Motorola schedules MWC event, shares nature of announcements in store

We’re still a little over two weeks away from the start of this year’s Mobile World Congress, but we’ve already heard from a few big smartphone companies regarding their plans for MWC announcements. Both Nokia and Samsung have sent out invitations for events on Monday, February 24, and today we see Motorola follow up with one of its own, scheduling its MWC press conference for Tuesday, February 25.

Before you start getting too excited, there’s already a bit of a damper to be placed on this news: don’t count on seeing any new hardware. Granted, it’s not like there was much in the rumor mill that we might have realistically hoped to see (maybe a tablet), but after hearing rumors of such a scarcity of new devices, Pocket-lint contacted Motorola and received confirmation from the company that no big announcements are planned. Instead, the company will deliver an update on business matters, which we presume will focus on the new Lenovo ownership.

That’s not to say that there won’t be any hardware news, but just nothing “major.” Could we still hope to learn anything of interest? Well, there’s the outside chance that Motorola could bring news about an existing handset – maybe new pricing or availability? And we’d love to hear that Moto Maker customizations might follow the Moto X to Europe. Still, in the light of Motorola’s statement, even that could be hoping too much; the safest bet would be going into this event with reserved expectations.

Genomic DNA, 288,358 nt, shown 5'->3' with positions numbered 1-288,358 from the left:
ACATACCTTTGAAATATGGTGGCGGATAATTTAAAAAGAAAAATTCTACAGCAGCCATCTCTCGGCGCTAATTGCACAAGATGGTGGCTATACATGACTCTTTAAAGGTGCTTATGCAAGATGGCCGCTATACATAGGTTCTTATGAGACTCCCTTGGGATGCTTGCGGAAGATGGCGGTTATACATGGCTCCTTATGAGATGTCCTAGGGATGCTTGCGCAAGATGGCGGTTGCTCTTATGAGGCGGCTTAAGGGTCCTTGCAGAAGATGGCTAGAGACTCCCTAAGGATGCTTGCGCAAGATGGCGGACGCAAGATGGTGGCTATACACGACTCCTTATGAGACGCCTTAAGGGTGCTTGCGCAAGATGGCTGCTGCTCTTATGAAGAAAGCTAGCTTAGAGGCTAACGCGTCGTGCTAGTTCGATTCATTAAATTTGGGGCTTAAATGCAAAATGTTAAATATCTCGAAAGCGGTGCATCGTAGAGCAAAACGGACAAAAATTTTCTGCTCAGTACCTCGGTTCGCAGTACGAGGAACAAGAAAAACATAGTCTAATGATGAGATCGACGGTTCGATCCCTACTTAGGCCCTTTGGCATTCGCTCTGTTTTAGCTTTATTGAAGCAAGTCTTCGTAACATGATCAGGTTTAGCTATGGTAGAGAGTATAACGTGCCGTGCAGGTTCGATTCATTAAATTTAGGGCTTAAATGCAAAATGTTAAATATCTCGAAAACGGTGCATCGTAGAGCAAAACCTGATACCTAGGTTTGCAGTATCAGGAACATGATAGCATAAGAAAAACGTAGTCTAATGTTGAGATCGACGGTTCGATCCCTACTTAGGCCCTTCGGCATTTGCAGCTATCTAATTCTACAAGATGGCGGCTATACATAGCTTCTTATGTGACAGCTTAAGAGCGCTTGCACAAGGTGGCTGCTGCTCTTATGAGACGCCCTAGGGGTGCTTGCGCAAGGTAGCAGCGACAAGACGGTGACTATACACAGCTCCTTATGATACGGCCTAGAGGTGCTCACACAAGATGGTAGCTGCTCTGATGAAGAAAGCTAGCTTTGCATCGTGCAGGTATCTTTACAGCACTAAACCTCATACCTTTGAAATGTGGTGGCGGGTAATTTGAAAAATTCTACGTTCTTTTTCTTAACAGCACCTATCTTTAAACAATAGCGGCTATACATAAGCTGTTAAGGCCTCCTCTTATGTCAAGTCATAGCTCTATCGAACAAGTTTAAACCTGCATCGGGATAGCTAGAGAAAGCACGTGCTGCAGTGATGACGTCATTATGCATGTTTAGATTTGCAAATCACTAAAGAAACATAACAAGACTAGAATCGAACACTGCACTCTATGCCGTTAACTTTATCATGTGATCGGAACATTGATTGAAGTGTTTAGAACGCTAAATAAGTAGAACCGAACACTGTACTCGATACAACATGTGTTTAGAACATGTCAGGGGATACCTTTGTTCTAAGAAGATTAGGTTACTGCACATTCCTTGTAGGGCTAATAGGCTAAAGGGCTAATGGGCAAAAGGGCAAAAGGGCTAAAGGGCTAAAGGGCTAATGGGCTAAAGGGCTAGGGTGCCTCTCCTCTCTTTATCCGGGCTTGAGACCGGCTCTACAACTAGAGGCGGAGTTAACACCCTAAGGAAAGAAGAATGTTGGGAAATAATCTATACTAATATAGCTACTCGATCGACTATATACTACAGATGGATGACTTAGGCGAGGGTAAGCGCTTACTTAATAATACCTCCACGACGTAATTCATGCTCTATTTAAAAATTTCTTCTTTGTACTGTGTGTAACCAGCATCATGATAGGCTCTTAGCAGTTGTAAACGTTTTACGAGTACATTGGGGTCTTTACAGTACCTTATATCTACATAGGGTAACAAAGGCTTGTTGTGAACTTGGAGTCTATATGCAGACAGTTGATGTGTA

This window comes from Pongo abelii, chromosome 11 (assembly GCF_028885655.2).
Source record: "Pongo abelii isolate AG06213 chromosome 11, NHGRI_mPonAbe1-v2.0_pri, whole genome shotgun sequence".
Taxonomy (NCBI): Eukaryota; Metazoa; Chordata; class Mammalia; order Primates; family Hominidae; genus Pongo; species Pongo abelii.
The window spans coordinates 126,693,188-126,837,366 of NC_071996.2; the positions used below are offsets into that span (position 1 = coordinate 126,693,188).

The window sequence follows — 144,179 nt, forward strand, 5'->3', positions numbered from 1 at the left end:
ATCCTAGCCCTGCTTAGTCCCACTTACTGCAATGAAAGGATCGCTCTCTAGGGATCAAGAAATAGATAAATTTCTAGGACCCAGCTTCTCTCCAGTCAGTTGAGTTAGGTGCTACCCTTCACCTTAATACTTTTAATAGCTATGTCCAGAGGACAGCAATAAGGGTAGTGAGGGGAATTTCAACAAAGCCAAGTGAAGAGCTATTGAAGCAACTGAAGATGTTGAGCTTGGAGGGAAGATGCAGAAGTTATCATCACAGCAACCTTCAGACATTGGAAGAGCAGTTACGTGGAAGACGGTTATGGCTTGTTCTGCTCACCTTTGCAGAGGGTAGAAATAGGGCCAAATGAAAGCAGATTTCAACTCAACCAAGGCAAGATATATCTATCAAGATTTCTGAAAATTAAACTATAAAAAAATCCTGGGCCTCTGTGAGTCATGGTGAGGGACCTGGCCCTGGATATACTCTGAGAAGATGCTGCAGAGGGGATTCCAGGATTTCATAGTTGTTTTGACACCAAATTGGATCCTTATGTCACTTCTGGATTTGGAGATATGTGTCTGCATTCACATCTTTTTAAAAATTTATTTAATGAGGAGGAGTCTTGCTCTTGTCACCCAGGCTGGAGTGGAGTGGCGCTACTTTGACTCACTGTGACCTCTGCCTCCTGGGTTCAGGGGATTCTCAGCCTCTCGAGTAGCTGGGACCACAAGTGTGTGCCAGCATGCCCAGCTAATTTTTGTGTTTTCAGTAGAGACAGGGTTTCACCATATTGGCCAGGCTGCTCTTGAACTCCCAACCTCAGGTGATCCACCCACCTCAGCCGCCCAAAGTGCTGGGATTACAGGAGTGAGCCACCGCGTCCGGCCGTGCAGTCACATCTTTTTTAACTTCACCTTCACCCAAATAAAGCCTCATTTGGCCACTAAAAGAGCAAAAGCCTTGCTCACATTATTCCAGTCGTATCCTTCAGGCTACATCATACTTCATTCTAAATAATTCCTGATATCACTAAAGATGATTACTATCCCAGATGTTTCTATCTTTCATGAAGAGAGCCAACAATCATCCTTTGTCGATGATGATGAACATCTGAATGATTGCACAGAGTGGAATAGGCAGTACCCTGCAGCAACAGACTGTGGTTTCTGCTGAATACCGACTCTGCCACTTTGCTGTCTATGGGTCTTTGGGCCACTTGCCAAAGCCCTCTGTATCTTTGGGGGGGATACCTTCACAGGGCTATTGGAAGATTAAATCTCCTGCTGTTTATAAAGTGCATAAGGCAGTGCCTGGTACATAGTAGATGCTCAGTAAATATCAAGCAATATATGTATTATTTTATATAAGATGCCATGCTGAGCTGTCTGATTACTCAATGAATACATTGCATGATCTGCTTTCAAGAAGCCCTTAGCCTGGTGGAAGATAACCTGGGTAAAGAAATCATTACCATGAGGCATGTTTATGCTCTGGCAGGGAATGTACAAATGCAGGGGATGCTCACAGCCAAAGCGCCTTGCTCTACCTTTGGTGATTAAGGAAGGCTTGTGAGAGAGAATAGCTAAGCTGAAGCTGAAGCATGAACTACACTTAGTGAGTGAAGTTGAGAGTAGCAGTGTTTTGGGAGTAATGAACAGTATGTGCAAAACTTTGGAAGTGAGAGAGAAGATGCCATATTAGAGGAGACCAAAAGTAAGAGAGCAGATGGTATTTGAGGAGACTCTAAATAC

Source: Pocket-lint
Via: Android Police

Share This Post

Watch the Latest Pocketnow Videos

About The Author
Stephen Schenck
Stephen has been writing about electronics since 2008, which only serves to frustrate him that he waited so long to combine his love of gadgets and his degree in writing. In his spare time, he collects console and arcade game hardware, is a motorcycle enthusiast, and enjoys trapping blue crabs. Stephen's first mobile device was a 624 MHz Dell Axim X30, which he's convinced is still a viable platform. Stephen longs for a market where phones are sold independently of service, and bandwidth is cheap and plentiful; he's not holding his breath. In the meantime, he devours smartphone news and tries to sort out the juicy bits Read more about Stephen Schenck!